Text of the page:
My Kettlebell Breakthrough: The Magic of Practice

In the weeks leading up to the AKA/IUKL Nationals 2014 in New York, I had a major kettlebell breakthrough. I improved my 20kg snatch number by more than 15 reps and consistently hit Master of Sport numbers in 24kg Long Cycle. So what “magic” happened to instigate this breakthrough?

The answer is simple: I practiced. Now, you may be thinking… aren’t we always practicing, every time we pick up the kettlebell? Not necessarily. The type of practice I’m talking about involves choosing the most crucial technique point in need of refinement, practicing with a light bell in front of the mirror for a couple thousand reps, and reflecting on the practice afterward (e.g. have I fixed it, how do left and right compare, how is what I feel different from what I see?).

Practice with the light bells may not be as intense of a workout as a set with a heavier bell. But here lies the difference between kettlebell workouts and kettlebell sport. If you just want to work out with kettlebells, no problem, do a 10-minute set every day and kill yourself doing it. If you want to succeed in kettlebell sport, however, a more thoughtful training regimen is required. There is more sense in taking the time to refine technique with the lighter bells before doing the next 10-minute set. That way, energy is conserved and good habits are reinforced before returning to competition practice.

While 10-minute test sets are an important part of a Kettlebell Sport training program, they are not tantamount to a great set in competition. By a test set, I mean one in which the athlete pushes to failure with their competition size bell, as they would on the platform. If tests sets are the only practice an athlete does, the athlete is likely to revert to bad habits under pressure and thus train those bad habits to occur in competition.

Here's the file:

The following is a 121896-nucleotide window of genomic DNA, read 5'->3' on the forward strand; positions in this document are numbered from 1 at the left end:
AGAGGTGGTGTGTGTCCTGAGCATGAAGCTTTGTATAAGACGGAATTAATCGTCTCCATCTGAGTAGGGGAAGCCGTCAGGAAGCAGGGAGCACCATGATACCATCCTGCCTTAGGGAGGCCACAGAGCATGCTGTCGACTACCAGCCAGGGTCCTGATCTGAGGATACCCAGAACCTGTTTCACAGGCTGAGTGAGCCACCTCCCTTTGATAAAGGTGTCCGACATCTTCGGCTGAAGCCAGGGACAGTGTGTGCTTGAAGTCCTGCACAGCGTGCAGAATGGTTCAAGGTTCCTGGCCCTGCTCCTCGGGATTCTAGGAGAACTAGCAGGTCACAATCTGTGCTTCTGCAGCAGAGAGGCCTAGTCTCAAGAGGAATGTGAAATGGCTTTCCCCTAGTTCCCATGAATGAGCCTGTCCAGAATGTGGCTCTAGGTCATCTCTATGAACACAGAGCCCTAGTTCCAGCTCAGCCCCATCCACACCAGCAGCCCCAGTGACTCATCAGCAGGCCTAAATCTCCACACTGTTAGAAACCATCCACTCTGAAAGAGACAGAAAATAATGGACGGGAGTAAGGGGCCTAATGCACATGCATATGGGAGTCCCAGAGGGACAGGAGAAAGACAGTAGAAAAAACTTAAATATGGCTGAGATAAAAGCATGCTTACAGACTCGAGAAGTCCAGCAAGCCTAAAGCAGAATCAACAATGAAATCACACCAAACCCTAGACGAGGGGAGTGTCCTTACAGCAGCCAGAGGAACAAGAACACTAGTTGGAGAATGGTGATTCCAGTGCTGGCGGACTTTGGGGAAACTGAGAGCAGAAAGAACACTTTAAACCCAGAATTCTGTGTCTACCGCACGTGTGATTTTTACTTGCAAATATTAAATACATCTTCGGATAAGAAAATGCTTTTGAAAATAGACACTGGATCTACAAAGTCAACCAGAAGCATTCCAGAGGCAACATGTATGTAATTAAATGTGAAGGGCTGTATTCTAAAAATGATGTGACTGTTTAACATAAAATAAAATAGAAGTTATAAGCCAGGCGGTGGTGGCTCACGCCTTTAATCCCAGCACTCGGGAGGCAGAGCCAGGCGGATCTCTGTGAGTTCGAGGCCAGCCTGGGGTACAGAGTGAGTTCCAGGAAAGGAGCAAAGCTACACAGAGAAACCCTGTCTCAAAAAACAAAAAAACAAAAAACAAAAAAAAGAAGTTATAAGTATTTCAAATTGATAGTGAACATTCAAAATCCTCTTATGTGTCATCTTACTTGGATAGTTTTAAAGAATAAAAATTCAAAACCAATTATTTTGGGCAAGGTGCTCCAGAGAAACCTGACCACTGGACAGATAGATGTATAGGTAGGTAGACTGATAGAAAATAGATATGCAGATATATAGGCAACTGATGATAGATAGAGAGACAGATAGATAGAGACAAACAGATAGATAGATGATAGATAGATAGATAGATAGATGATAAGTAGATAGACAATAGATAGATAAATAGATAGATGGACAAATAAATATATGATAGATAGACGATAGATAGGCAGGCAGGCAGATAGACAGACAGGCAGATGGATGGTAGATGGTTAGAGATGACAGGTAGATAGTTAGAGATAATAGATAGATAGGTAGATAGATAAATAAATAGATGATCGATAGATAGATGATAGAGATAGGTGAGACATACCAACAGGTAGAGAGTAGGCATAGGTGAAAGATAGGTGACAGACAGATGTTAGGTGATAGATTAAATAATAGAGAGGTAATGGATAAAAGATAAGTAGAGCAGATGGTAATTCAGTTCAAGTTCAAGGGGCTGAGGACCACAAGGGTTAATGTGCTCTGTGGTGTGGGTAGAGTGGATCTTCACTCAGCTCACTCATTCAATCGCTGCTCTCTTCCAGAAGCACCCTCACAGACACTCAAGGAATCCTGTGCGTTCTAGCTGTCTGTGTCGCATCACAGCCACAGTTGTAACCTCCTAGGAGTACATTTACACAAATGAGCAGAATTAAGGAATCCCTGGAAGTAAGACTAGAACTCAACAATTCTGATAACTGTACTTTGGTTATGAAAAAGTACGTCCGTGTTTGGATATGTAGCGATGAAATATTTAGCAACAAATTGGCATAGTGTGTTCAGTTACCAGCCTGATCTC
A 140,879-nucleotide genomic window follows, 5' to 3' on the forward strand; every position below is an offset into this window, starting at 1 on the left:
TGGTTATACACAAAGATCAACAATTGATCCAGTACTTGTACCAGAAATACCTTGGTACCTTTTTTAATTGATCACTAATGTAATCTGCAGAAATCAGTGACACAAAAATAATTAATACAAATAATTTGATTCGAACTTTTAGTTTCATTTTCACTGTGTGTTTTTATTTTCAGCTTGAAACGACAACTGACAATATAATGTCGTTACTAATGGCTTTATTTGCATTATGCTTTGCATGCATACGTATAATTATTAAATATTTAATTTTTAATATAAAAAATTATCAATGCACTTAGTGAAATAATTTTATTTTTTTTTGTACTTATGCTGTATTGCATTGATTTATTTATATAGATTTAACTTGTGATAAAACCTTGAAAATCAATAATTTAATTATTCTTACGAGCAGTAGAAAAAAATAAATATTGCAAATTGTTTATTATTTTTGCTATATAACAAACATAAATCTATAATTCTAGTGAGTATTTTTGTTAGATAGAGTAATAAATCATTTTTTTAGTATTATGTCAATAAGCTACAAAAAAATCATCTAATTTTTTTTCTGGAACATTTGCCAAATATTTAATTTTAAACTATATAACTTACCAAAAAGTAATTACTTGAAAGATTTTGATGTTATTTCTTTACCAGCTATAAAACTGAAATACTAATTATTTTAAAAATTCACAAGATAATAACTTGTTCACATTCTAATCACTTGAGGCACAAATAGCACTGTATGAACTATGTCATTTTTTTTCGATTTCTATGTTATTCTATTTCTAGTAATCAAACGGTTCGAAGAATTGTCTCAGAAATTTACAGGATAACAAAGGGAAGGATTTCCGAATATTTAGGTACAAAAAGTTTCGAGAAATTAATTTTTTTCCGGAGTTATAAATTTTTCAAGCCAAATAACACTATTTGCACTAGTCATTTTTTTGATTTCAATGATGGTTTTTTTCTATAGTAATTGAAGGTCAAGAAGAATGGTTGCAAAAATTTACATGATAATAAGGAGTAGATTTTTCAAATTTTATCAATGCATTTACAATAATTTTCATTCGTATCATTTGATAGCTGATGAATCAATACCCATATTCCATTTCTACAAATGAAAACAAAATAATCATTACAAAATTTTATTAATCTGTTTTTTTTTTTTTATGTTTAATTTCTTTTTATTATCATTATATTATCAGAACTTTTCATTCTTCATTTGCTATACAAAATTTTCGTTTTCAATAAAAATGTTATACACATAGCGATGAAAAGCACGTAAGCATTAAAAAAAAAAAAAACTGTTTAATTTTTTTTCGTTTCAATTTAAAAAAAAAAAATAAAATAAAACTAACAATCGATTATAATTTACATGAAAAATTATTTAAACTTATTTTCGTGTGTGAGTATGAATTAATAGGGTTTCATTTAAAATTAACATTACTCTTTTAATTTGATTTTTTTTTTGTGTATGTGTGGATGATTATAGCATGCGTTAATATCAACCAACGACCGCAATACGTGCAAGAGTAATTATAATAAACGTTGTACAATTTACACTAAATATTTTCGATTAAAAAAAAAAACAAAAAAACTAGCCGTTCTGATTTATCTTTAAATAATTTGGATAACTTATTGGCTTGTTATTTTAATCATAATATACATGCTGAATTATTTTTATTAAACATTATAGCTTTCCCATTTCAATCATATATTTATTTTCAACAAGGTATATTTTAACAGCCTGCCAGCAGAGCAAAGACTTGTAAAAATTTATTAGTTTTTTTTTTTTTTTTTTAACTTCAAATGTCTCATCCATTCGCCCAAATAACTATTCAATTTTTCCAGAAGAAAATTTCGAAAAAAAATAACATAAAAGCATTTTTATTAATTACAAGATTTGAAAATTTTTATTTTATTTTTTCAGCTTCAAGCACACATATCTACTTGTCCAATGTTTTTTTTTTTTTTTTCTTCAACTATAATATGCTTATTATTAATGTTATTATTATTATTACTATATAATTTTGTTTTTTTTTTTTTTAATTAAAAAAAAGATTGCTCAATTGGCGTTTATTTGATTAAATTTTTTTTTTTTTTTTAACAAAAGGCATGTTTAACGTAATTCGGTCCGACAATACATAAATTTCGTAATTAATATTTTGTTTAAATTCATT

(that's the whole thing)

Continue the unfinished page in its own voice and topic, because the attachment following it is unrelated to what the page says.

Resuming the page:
Back to me: there is a second piece to my kettlebell breakthrough. I was in a “dip” for a few months—my numbers were plateauing, I was frustrated, and I was tired of the monotony of training—so I took a step back. After a week hiatus during which I spent time on the beach with friends, I came back to the bells feeling reinvigorated. Did I lose any physical fitness in the span of a week? Nothing noticeable. On the contrary, taking a mental and physical break from the monotony of training—especially for a repetitive sport like kettlebell—was extremely important for me to reignite my internal fire to get after a higher number.

So why should this matter to you? Well, among all the fitness fads and crazy ideas people get about training, I want to point out that I earned Master of Sport without any of that—I simply practiced! There is no secret, no “magic”, no stroke of luck that is going to get you to the number you want on competition day. My success on the platform happened because I put in the practice time and reps, which helped me consistently hit the numbers I wanted in competition.

Secondly, I want to remind you that training Kettlebell Sport is a process. A long, long process. We all go through the ups and downs of training, especially if you train by yourself—so don’t be shy to reach out for support from the kettlebell community if you need it!

Do you want to learn the "magic" of Kettlebell Sport? Sign up for my clinic at KDA Crossfit in San Diego on January 24.

See the original post on the ICKB Girls website.